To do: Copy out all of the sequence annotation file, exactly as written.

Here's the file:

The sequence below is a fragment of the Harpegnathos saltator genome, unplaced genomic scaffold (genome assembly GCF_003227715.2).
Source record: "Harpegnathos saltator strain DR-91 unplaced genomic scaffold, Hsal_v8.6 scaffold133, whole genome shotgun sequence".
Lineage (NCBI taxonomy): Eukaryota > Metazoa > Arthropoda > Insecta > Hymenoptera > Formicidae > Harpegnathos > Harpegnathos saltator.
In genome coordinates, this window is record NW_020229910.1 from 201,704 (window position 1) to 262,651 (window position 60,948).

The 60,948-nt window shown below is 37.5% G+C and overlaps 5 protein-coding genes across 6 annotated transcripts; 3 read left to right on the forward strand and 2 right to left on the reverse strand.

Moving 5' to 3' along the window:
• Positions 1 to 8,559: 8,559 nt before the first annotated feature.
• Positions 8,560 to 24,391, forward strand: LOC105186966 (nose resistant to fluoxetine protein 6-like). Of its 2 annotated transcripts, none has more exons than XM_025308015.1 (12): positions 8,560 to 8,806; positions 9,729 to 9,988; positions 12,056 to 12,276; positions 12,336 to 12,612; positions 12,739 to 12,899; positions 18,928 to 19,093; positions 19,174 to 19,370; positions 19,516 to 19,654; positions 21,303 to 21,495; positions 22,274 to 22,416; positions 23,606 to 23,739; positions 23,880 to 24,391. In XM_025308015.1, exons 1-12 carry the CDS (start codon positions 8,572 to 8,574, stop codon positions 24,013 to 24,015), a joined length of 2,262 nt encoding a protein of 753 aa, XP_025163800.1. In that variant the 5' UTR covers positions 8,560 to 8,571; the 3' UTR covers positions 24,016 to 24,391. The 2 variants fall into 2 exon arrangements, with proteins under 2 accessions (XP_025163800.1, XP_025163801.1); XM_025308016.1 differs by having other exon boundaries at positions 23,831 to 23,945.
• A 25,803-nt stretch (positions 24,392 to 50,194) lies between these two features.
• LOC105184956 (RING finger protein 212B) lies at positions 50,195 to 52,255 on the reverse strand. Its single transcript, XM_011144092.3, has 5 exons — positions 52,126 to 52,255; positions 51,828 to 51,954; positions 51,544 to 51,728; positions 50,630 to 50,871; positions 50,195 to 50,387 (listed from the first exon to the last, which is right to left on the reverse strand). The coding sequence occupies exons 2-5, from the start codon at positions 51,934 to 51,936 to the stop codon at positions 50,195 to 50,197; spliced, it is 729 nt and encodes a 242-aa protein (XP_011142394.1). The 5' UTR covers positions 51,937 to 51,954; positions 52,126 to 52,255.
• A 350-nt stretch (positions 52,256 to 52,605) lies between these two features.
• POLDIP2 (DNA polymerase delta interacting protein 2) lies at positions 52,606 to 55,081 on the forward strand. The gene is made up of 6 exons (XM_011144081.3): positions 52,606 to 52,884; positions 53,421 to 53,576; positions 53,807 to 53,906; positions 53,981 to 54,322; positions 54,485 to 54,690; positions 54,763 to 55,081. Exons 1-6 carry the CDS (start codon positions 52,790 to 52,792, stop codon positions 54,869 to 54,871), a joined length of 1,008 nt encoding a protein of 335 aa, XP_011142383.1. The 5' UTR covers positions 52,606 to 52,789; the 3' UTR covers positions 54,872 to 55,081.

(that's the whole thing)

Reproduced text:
The sequence below is a fragment of the Harpegnathos saltator genome, unplaced genomic scaffold (genome assembly GCF_003227715.2).
Source record: "Harpegnathos saltator strain DR-91 unplaced genomic scaffold, Hsal_v8.6 scaffold133, whole genome shotgun sequence".
Lineage (NCBI taxonomy): Eukaryota > Metazoa > Arthropoda > Insecta > Hymenoptera > Formicidae > Harpegnathos > Harpegnathos saltator.
In genome coordinates, this window is record NW_020229910.1 from 201,704 (window position 1) to 262,651 (window position 60,948).

The 60,948-nt window shown below is 37.5% G+C and overlaps 5 protein-coding genes across 6 annotated transcripts; 3 read left to right on the forward strand and 2 right to left on the reverse strand.

Moving 5' to 3' along the window:
• Positions 1 to 8,559: 8,559 nt before the first annotated feature.
• Positions 8,560 to 24,391, forward strand: LOC105186966 (nose resistant to fluoxetine protein 6-like). Of its 2 annotated transcripts, none has more exons than XM_025308015.1 (12): positions 8,560 to 8,806; positions 9,729 to 9,988; positions 12,056 to 12,276; positions 12,336 to 12,612; positions 12,739 to 12,899; positions 18,928 to 19,093; positions 19,174 to 19,370; positions 19,516 to 19,654; positions 21,303 to 21,495; positions 22,274 to 22,416; positions 23,606 to 23,739; positions 23,880 to 24,391. In XM_025308015.1, exons 1-12 carry the CDS (start codon positions 8,572 to 8,574, stop codon positions 24,013 to 24,015), a joined length of 2,262 nt encoding a protein of 753 aa, XP_025163800.1. In that variant the 5' UTR covers positions 8,560 to 8,571; the 3' UTR covers positions 24,016 to 24,391. The 2 variants fall into 2 exon arrangements, with proteins under 2 accessions (XP_025163800.1, XP_025163801.1); XM_025308016.1 differs by having other exon boundaries at positions 23,831 to 23,945.
• A 25,803-nt stretch (positions 24,392 to 50,194) lies between these two features.
• LOC105184956 (RING finger protein 212B) lies at positions 50,195 to 52,255 on the reverse strand. Its single transcript, XM_011144092.3, has 5 exons — positions 52,126 to 52,255; positions 51,828 to 51,954; positions 51,544 to 51,728; positions 50,630 to 50,871; positions 50,195 to 50,387 (listed from the first exon to the last, which is right to left on the reverse strand). The coding sequence occupies exons 2-5, from the start codon at positions 51,934 to 51,936 to the stop codon at positions 50,195 to 50,197; spliced, it is 729 nt and encodes a 242-aa protein (XP_011142394.1). The 5' UTR covers positions 51,937 to 51,954; positions 52,126 to 52,255.
• A 350-nt stretch (positions 52,256 to 52,605) lies between these two features.
• POLDIP2 (DNA polymerase delta interacting protein 2) lies at positions 52,606 to 55,081 on the forward strand. The gene is made up of 6 exons (XM_011144081.3): positions 52,606 to 52,884; positions 53,421 to 53,576; positions 53,807 to 53,906; positions 53,981 to 54,322; positions 54,485 to 54,690; positions 54,763 to 55,081. Exons 1-6 carry the CDS (start codon positions 52,790 to 52,792, stop codon positions 54,869 to 54,871), a joined length of 1,008 nt encoding a protein of 335 aa, XP_011142383.1. The 5' UTR covers positions 52,606 to 52,789; the 3' UTR covers positions 54,872 to 55,081.